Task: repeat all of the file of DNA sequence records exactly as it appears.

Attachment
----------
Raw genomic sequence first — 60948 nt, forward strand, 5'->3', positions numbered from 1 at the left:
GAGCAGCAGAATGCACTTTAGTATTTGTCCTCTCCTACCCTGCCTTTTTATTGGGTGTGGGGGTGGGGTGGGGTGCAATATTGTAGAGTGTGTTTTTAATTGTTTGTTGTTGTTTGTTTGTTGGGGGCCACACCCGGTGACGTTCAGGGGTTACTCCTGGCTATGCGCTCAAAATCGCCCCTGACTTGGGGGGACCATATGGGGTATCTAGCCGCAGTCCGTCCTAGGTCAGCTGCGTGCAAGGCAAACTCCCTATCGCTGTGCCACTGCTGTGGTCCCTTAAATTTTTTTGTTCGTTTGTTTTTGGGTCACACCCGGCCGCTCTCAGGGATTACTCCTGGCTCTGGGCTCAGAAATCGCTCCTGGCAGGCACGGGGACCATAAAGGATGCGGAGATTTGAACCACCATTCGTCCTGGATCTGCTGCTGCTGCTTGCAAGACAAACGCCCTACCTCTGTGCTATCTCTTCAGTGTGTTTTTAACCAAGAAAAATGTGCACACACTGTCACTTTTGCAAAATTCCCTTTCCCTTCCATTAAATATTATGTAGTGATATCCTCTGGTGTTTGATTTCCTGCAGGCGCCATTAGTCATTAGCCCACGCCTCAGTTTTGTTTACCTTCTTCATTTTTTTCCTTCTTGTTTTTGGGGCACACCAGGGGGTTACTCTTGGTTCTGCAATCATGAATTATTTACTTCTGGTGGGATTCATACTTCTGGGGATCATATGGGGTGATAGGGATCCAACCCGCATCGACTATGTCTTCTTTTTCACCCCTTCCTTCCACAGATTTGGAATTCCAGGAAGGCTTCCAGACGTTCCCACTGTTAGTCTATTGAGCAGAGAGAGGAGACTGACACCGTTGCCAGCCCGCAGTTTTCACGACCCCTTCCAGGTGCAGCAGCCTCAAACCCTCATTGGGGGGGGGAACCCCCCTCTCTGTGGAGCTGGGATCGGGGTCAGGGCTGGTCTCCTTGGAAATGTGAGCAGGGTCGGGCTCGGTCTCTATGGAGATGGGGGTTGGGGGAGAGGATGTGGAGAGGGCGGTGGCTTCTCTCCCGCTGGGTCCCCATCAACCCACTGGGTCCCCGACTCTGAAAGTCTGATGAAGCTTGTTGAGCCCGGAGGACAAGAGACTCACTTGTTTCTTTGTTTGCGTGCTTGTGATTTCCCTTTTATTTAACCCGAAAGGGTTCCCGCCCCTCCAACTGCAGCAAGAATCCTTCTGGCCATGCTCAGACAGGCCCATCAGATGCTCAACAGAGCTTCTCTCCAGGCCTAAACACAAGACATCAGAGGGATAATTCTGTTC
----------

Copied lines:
Raw genomic sequence first — 60948 nt, forward strand, 5'->3', positions numbered from 1 at the left:
GAGCAGCAGAATGCACTTTAGTATTTGTCCTCTCCTACCCTGCCTTTTTATTGGGTGTGGGGGTGGGGTGGGGTGCAATATTGTAGAGTGTGTTTTTAATTGTTTGTTGTTGTTTGTTTGTTGGGGGCCACACCCGGTGACGTTCAGGGGTTACTCCTGGCTATGCGCTCAAAATCGCCCCTGACTTGGGGGGACCATATGGGGTATCTAGCCGCAGTCCGTCCTAGGTCAGCTGCGTGCAAGGCAAACTCCCTATCGCTGTGCCACTGCTGTGGTCCCTTAAATTTTTTTGTTCGTTTGTTTTTGGGTCACACCCGGCCGCTCTCAGGGATTACTCCTGGCTCTGGGCTCAGAAATCGCTCCTGGCAGGCACGGGGACCATAAAGGATGCGGAGATTTGAACCACCATTCGTCCTGGATCTGCTGCTGCTGCTTGCAAGACAAACGCCCTACCTCTGTGCTATCTCTTCAGTGTGTTTTTAACCAAGAAAAATGTGCACACACTGTCACTTTTGCAAAATTCCCTTTCCCTTCCATTAAATATTATGTAGTGATATCCTCTGGTGTTTGATTTCCTGCAGGCGCCATTAGTCATTAGCCCACGCCTCAGTTTTGTTTACCTTCTTCATTTTTTTCCTTCTTGTTTTTGGGGCACACCAGGGGGTTACTCTTGGTTCTGCAATCATGAATTATTTACTTCTGGTGGGATTCATACTTCTGGGGATCATATGGGGTGATAGGGATCCAACCCGCATCGACTATGTCTTCTTTTTCACCCCTTCCTTCCACAGATTTGGAATTCCAGGAAGGCTTCCAGACGTTCCCACTGTTAGTCTATTGAGCAGAGAGAGGAGACTGACACCGTTGCCAGCCCGCAGTTTTCACGACCCCTTCCAGGTGCAGCAGCCTCAAACCCTCATTGGGGGGGGGAACCCCCCTCTCTGTGGAGCTGGGATCGGGGTCAGGGCTGGTCTCCTTGGAAATGTGAGCAGGGTCGGGCTCGGTCTCTATGGAGATGGGGGTTGGGGGAGAGGATGTGGAGAGGGCGGTGGCTTCTCTCCCGCTGGGTCCCCATCAACCCACTGGGTCCCCGACTCTGAAAGTCTGATGAAGCTTGTTGAGCCCGGAGGACAAGAGACTCACTTGTTTCTTTGTTTGCGTGCTTGTGATTTCCCTTTTATTTAACCCGAAAGGGTTCCCGCCCCTCCAACTGCAGCAAGAATCCTTCTGGCCATGCTCAGACAGGCCCATCAGATGCTCAACAGAGCTTCTCTCCAGGCCTAAACACAAGACATCAGAGGGATAATTCTGTTC